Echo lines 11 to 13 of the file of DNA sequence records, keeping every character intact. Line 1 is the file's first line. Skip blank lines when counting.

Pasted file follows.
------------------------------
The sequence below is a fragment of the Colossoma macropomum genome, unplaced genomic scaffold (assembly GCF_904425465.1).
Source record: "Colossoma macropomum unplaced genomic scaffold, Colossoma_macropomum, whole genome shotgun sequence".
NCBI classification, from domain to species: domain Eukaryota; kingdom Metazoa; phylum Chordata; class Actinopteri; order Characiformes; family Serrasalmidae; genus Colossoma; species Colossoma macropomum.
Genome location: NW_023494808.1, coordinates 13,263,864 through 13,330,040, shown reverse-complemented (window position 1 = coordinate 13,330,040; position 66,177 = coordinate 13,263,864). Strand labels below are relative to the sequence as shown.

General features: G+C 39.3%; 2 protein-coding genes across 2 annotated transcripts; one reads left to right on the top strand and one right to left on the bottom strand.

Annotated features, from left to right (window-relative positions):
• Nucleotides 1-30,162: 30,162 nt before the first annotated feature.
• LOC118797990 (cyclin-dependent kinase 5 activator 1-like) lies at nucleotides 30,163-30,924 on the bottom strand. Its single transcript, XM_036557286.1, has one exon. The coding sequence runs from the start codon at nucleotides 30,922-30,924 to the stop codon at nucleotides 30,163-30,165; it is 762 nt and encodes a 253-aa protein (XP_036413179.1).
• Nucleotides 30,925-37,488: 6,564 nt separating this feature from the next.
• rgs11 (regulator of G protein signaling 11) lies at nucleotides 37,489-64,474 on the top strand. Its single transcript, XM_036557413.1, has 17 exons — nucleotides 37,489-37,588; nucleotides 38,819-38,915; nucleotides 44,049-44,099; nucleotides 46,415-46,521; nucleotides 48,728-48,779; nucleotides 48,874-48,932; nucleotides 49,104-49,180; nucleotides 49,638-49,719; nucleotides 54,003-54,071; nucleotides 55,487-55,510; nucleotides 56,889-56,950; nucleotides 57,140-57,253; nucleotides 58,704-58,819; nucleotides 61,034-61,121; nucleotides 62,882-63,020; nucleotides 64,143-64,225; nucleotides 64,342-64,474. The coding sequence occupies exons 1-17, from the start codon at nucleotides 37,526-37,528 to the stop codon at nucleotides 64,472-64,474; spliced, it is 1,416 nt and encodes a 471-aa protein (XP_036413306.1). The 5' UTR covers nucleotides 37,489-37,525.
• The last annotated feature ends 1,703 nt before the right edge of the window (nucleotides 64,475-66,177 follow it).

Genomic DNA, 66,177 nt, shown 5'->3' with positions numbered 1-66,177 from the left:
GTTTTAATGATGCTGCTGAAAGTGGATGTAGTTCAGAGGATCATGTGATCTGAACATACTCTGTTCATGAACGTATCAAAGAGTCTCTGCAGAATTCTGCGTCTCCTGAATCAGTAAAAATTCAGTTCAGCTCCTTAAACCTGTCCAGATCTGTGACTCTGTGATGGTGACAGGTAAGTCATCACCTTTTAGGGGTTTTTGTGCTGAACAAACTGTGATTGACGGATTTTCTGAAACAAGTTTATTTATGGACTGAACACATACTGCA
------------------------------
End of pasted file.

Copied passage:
• The last annotated feature ends 1,703 nt before the right edge of the window (nucleotides 64,475-66,177 follow it).

Genomic DNA, 66,177 nt, shown 5'->3' with positions numbered 1-66,177 from the left:
GTTTTAATGATGCTGCTGAAAGTGGATGTAGTTCAGAGGATCATGTGATCTGAACATACTCTGTTCATGAACGTATCAAAGAGTCTCTGCAGAATTCTGCGTCTCCTGAATCAGTAAAAATTCAGTTCAGCTCCTTAAACCTGTCCAGATCTGTGACTCTGTGATGGTGACAGGTAAGTCATCACCTTTTAGGGGTTTTTGTGCTGAACAAACTGTGATTGACGGATTTTCTGAAACAAGTTTATTTATGGACTGAACACATACTGCA